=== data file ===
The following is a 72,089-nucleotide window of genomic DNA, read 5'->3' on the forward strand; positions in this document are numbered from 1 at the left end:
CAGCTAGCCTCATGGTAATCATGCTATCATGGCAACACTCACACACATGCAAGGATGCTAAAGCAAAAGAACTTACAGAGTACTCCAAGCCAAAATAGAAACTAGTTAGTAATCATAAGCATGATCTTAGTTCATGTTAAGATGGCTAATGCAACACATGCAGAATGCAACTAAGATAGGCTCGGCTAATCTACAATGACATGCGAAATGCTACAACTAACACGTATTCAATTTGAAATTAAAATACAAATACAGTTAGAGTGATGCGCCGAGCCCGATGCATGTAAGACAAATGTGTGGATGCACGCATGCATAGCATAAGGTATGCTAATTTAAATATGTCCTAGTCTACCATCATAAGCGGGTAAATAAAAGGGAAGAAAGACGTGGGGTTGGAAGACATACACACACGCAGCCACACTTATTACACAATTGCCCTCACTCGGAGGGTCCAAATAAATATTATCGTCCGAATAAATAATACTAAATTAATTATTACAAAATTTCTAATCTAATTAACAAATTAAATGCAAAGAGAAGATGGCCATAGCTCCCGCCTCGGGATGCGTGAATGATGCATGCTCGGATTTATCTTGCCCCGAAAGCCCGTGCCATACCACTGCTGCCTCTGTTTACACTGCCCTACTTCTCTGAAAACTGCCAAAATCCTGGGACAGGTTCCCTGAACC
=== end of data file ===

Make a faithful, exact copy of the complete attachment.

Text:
The following is a 72,089-nucleotide window of genomic DNA, read 5'->3' on the forward strand; positions in this document are numbered from 1 at the left end:
CAGCTAGCCTCATGGTAATCATGCTATCATGGCAACACTCACACACATGCAAGGATGCTAAAGCAAAAGAACTTACAGAGTACTCCAAGCCAAAATAGAAACTAGTTAGTAATCATAAGCATGATCTTAGTTCATGTTAAGATGGCTAATGCAACACATGCAGAATGCAACTAAGATAGGCTCGGCTAATCTACAATGACATGCGAAATGCTACAACTAACACGTATTCAATTTGAAATTAAAATACAAATACAGTTAGAGTGATGCGCCGAGCCCGATGCATGTAAGACAAATGTGTGGATGCACGCATGCATAGCATAAGGTATGCTAATTTAAATATGTCCTAGTCTACCATCATAAGCGGGTAAATAAAAGGGAAGAAAGACGTGGGGTTGGAAGACATACACACACGCAGCCACACTTATTACACAATTGCCCTCACTCGGAGGGTCCAAATAAATATTATCGTCCGAATAAATAATACTAAATTAATTATTACAAAATTTCTAATCTAATTAACAAATTAAATGCAAAGAGAAGATGGCCATAGCTCCCGCCTCGGGATGCGTGAATGATGCATGCTCGGATTTATCTTGCCCCGAAAGCCCGTGCCATACCACTGCTGCCTCTGTTTACACTGCCCTACTTCTCTGAAAACTGCCAAAATCCTGGGACAGGTTCCCTGAACC